The total cost of Nu ez’s trips could not be calculated due to the way Rosemead files expenses.
Nu ez said the conferences allow him to network and learn about complex issues such as redevelopment.
“Sure, I could read a book about some of these things,” he said. “But that would take me seven years.”
These conferences are “extremely valuable,” said Eva Speigel, spokeswoman for the League of California Cities.
“They have an opportunity to learn from experts, learn new ideas, hear from legislators, hear what is happening in the Capitol, and have the opportunity to network,” Speigel said. “That is very important because they aren’t able to do that just staying in their cities.”
But attending conferences does not always come with a high price tag, according to officials.
Baldwin Park, Diamond Bar, West Covina, El Monte and Industry are a few of the cities that have daily meal limit.
“In some instances, obviously you look and see there are those politicians that abuse the system,” Baldwin Park Mayor Manuel Lozano said. “Personally, I think it’s good for us to have this system in place. It not only monitors but reminds you this is public money.”
Meal caps range from about $50 to $100 a day in the municipalities that have them.
Some policies allow for a slightly larger allowance in what are considered “high-cost cities.”
“The meal limits establish a cost associated with those expenses and cap those costs at which the city will reimburse,” Diamond Bar City Manager James DeStefano said.
In most cities, if council members go over their limit, they must pay for it. With these caps, municipalities take into consideration that food is often served free of charge to members attending conferences.
In West Covina, Councilman Mike Touhey was denied reimbursement for a $21 breakfast and a $23 lunch while at a conference in Monterey last year. The reason: those meals were “included in seminar itinerary,” records show.
But such policies are not always followed.
While it has a $65-a-day limit for food, Rosemead paid for a $243.29 bill from Les Artise Steakhouse that was found on the invoice of Councilman John Nu ez’s bill while he stayed at the Paris hotel in Las Vegas in 2006.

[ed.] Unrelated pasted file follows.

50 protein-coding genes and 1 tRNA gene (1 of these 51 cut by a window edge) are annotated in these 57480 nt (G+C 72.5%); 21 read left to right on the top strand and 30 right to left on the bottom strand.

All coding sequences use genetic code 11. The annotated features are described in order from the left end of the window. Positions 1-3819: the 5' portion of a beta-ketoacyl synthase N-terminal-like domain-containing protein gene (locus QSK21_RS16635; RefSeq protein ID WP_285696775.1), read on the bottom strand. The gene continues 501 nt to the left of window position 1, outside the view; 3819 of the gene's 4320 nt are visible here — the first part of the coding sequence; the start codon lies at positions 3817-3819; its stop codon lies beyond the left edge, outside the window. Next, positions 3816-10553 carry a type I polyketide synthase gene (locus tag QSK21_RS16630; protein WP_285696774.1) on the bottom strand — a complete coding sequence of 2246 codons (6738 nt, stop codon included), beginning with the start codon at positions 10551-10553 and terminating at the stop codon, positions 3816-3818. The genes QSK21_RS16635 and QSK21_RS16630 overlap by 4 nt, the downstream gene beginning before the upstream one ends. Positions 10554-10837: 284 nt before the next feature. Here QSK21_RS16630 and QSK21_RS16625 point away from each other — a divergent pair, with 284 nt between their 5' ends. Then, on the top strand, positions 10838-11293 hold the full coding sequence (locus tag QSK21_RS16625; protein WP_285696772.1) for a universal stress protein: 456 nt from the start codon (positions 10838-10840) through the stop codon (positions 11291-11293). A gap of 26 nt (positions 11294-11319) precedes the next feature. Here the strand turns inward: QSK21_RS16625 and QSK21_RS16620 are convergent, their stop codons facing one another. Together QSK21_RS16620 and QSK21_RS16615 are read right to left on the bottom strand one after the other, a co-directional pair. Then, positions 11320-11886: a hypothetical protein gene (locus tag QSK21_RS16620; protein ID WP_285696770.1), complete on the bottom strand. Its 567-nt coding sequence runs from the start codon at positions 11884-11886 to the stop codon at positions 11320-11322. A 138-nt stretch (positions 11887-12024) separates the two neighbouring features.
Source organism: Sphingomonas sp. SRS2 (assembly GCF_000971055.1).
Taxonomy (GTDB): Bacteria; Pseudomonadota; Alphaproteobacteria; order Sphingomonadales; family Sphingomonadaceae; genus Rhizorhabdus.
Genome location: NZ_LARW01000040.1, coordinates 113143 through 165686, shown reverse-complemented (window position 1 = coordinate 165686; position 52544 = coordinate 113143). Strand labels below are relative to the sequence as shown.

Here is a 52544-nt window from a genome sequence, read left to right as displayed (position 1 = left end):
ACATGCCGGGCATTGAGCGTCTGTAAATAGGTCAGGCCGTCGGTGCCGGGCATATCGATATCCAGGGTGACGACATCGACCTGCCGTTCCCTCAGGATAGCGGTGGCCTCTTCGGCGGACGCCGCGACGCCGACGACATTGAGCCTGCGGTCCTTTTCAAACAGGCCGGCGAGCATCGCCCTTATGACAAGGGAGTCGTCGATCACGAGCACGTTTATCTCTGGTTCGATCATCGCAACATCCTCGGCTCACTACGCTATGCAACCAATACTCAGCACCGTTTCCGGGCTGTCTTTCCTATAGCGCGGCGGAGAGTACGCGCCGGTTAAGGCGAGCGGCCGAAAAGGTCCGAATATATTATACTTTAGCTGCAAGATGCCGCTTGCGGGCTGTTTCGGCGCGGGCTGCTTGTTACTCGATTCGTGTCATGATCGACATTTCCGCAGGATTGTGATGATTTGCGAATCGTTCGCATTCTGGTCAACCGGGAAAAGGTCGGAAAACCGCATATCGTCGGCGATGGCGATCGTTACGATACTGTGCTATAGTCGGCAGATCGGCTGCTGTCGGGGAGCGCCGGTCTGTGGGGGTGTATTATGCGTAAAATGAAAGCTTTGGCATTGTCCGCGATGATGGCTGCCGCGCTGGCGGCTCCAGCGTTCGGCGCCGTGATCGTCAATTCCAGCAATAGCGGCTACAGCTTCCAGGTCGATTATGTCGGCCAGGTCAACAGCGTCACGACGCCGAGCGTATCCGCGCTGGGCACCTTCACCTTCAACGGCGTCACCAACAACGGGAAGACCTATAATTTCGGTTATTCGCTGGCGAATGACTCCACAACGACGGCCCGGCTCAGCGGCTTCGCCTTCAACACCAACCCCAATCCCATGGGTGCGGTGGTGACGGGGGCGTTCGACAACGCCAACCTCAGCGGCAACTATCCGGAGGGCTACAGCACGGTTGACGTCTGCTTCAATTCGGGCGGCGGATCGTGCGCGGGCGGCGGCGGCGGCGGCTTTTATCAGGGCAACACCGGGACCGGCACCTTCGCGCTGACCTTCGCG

Officials could not explain the expense.
“I think you’d go on what’s sensible and reasonable,” said Martin Saiz, a professor of political science at Cal State Northridge. “Certainly steak and lobster every night is a little excessive.”
While at a conference in Las Vegas in May, a group of La Puente officials – including Lujan, Mayor Lou Perez, Councilwoman Renee Chavez, City Manager Carol Cowley and Assistant City Manager Gregg Yamachika – used about $700 of taxpayer money for dinner at Ceasars Palace.
Some of the meals purchased included a $46 lamb chop plate, a $45 lobster plate and a $42 prime rib plate, receipts show.
“I had never been to Vegas before,” Cowley said. “It was my first time so I had no clue of what restaurants were good … I tried to look for restaurants with medium range so that we didn’t go overboard and then I made the reservation at Nero’s.”
Cowley said she was floored by the menu prices and had not expected to pay that much.
La Puente has no meal limits. Lujan said they are too restrictive, considering council members are adults and should be trusted to use public funds accordingly.
If La Puente council members choose, they can spend $70 on organic greens, steak, sorbet and iced tea for dinner, as Mayor Perez did while at a conference in Indian Wells last year, receipts show.
Earlier that day, while visiting the Hadley Fruit Orchard in Cabazon, he spent an additional $20 on a hot dog, a shake, one pound of peaches and 12 ounces of apricots, records show.
Lujan said he purposely books his hotels on discount travel sites like priceline.com so that he can spend a little extra on entrees like ahi tuna, salmon, vegetarian pizza and red snapper, as seen in his receipts.
He encourages council members in all cities to take advantage of every penny of their expense budgets.
“I know some council members (in general) that don’t use their full budget for fear of scrutiny,” Lujan said. “I wish they would just get over it.”